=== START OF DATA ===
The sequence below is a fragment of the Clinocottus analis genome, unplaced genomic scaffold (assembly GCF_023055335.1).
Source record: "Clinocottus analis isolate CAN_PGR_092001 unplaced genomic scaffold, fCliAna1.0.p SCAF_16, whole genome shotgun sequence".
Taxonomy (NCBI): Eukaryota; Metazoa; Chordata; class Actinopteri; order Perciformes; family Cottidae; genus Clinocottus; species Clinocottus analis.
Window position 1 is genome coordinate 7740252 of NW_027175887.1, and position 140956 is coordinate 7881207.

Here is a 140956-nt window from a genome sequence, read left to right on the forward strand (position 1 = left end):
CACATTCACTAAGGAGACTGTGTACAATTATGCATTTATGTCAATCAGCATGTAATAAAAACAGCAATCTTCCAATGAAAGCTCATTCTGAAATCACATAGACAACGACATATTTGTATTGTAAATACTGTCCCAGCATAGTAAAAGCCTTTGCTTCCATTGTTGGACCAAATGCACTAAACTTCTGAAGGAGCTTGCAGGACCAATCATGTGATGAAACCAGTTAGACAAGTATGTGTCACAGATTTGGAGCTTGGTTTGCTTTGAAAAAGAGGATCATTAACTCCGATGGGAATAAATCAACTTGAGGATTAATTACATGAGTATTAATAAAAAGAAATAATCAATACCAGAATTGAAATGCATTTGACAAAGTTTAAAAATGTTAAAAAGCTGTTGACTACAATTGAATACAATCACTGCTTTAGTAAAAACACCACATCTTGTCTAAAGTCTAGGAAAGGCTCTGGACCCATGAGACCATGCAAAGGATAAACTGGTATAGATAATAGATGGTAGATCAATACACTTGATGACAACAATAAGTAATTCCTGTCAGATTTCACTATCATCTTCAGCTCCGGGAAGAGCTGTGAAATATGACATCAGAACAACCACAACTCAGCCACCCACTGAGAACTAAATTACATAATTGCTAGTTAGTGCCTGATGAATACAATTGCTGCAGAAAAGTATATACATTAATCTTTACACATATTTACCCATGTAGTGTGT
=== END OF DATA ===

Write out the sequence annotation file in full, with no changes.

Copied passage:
The sequence below is a fragment of the Clinocottus analis genome, unplaced genomic scaffold (assembly GCF_023055335.1).
Source record: "Clinocottus analis isolate CAN_PGR_092001 unplaced genomic scaffold, fCliAna1.0.p SCAF_16, whole genome shotgun sequence".
Taxonomy (NCBI): Eukaryota; Metazoa; Chordata; class Actinopteri; order Perciformes; family Cottidae; genus Clinocottus; species Clinocottus analis.
Window position 1 is genome coordinate 7740252 of NW_027175887.1, and position 140956 is coordinate 7881207.

Here is a 140956-nt window from a genome sequence, read left to right on the forward strand (position 1 = left end):
CACATTCACTAAGGAGACTGTGTACAATTATGCATTTATGTCAATCAGCATGTAATAAAAACAGCAATCTTCCAATGAAAGCTCATTCTGAAATCACATAGACAACGACATATTTGTATTGTAAATACTGTCCCAGCATAGTAAAAGCCTTTGCTTCCATTGTTGGACCAAATGCACTAAACTTCTGAAGGAGCTTGCAGGACCAATCATGTGATGAAACCAGTTAGACAAGTATGTGTCACAGATTTGGAGCTTGGTTTGCTTTGAAAAAGAGGATCATTAACTCCGATGGGAATAAATCAACTTGAGGATTAATTACATGAGTATTAATAAAAAGAAATAATCAATACCAGAATTGAAATGCATTTGACAAAGTTTAAAAATGTTAAAAAGCTGTTGACTACAATTGAATACAATCACTGCTTTAGTAAAAACACCACATCTTGTCTAAAGTCTAGGAAAGGCTCTGGACCCATGAGACCATGCAAAGGATAAACTGGTATAGATAATAGATGGTAGATCAATACACTTGATGACAACAATAAGTAATTCCTGTCAGATTTCACTATCATCTTCAGCTCCGGGAAGAGCTGTGAAATATGACATCAGAACAACCACAACTCAGCCACCCACTGAGAACTAAATTACATAATTGCTAGTTAGTGCCTGATGAATACAATTGCTGCAGAAAAGTATATACATTAATCTTTACACATATTTACCCATGTAGTGTGT